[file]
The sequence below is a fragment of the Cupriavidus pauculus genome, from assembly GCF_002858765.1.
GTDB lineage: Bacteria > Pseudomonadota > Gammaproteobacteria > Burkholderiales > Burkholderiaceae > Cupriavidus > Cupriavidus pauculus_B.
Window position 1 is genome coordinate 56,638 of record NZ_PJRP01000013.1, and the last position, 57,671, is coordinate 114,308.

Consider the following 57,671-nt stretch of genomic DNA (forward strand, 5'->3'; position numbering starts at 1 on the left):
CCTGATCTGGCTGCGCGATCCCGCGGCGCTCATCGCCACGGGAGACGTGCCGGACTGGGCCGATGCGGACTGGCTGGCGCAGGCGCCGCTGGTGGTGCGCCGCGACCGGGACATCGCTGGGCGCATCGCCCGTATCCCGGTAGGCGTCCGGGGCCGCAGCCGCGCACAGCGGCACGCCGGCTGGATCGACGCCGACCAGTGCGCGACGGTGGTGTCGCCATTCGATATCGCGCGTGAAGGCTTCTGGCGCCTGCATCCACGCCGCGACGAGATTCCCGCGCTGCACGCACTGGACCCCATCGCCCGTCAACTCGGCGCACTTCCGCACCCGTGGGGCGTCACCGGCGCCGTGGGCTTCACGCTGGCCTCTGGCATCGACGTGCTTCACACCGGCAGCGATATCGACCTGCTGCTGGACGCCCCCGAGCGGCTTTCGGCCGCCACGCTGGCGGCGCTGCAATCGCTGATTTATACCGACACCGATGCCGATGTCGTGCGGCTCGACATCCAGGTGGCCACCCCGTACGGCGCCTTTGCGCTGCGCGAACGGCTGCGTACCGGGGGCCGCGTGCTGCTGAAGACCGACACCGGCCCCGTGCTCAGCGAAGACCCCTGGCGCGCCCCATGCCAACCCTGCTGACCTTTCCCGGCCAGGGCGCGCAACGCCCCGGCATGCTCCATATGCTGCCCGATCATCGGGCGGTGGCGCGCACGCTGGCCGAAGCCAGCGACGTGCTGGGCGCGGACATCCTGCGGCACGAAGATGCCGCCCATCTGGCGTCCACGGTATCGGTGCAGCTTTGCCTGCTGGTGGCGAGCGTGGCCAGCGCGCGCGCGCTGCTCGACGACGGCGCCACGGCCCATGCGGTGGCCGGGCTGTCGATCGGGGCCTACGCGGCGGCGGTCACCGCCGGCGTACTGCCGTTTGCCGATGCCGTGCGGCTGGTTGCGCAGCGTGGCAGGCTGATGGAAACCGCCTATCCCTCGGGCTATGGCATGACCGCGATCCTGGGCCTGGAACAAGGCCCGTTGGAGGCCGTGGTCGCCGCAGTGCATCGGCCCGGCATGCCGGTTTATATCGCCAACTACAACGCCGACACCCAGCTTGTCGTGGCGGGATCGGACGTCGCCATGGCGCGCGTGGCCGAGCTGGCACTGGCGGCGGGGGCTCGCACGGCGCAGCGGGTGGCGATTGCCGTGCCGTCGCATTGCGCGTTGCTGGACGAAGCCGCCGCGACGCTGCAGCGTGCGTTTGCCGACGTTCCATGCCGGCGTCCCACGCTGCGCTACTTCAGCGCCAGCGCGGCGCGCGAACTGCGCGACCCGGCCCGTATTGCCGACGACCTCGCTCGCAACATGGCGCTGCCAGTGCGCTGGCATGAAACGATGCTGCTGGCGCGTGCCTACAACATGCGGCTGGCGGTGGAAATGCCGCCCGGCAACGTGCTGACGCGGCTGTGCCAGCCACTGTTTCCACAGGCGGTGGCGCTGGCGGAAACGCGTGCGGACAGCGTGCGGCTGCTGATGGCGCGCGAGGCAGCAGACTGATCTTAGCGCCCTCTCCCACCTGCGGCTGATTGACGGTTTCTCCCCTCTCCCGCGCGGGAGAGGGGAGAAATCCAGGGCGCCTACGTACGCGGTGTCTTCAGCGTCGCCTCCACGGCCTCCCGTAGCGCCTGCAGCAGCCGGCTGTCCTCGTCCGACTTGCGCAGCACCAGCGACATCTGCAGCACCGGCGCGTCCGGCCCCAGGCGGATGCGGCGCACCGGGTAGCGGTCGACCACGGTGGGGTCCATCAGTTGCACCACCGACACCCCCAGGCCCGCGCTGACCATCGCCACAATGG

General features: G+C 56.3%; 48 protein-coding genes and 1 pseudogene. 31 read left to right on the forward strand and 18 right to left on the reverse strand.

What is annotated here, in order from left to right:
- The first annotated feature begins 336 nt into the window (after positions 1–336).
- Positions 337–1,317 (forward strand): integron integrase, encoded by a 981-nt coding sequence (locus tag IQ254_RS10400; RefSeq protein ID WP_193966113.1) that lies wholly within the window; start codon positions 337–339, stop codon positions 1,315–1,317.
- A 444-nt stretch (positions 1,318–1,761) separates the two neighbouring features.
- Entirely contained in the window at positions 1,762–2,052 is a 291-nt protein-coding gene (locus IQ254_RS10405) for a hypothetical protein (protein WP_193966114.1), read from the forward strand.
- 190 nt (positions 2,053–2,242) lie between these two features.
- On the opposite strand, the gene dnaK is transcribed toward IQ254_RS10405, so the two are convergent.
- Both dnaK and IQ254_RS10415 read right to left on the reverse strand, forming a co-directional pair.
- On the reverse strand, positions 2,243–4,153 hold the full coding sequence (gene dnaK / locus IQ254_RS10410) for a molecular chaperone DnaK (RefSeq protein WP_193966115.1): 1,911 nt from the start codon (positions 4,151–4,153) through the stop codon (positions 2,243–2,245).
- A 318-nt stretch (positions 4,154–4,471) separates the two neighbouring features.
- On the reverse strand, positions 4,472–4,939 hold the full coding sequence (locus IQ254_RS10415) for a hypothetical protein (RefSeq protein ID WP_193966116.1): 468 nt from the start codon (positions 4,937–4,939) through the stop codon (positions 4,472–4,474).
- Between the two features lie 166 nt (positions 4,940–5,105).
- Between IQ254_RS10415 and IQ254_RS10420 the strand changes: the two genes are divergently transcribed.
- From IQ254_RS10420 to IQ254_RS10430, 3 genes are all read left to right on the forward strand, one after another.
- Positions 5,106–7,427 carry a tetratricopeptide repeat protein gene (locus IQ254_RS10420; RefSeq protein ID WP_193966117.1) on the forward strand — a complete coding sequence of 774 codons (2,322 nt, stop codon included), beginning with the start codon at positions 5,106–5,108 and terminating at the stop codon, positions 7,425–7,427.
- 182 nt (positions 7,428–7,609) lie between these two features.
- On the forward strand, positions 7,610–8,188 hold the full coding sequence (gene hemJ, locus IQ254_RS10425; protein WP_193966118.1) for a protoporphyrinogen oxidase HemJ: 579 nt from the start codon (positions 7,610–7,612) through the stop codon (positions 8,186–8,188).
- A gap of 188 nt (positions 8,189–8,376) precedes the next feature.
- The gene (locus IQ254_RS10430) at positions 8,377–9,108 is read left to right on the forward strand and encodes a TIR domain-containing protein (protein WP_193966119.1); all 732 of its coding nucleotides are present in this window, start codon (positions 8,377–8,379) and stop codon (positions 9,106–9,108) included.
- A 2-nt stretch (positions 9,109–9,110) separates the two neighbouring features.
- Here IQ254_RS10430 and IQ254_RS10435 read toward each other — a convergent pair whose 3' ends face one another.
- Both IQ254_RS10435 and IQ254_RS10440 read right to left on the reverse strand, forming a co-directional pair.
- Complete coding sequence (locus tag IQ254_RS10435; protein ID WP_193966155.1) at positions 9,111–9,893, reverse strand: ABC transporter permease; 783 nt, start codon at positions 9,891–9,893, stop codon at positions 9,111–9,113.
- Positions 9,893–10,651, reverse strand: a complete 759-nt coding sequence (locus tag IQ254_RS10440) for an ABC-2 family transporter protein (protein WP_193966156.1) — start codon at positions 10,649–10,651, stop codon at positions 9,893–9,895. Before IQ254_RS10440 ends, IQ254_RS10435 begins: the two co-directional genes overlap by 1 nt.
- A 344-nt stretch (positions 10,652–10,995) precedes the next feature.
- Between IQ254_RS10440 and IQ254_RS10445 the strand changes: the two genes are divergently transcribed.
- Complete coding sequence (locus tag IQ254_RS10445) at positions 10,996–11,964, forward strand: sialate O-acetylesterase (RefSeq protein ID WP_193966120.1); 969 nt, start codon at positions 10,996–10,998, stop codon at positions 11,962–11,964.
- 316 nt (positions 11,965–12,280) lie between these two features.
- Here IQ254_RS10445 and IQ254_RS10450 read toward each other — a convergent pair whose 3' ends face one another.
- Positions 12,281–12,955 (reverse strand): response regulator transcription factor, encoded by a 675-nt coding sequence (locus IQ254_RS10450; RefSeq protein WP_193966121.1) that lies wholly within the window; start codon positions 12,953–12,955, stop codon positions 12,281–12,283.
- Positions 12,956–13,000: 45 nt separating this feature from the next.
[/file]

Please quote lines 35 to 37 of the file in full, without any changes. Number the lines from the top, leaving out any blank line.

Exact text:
- Here IQ254_RS10445 and IQ254_RS10450 read toward each other — a convergent pair whose 3' ends face one another.
- Positions 12,281–12,955 (reverse strand): response regulator transcription factor, encoded by a 675-nt coding sequence (locus IQ254_RS10450; RefSeq protein WP_193966121.1) that lies wholly within the window; start codon positions 12,953–12,955, stop codon positions 12,281–12,283.
- Positions 12,956–13,000: 45 nt separating this feature from the next.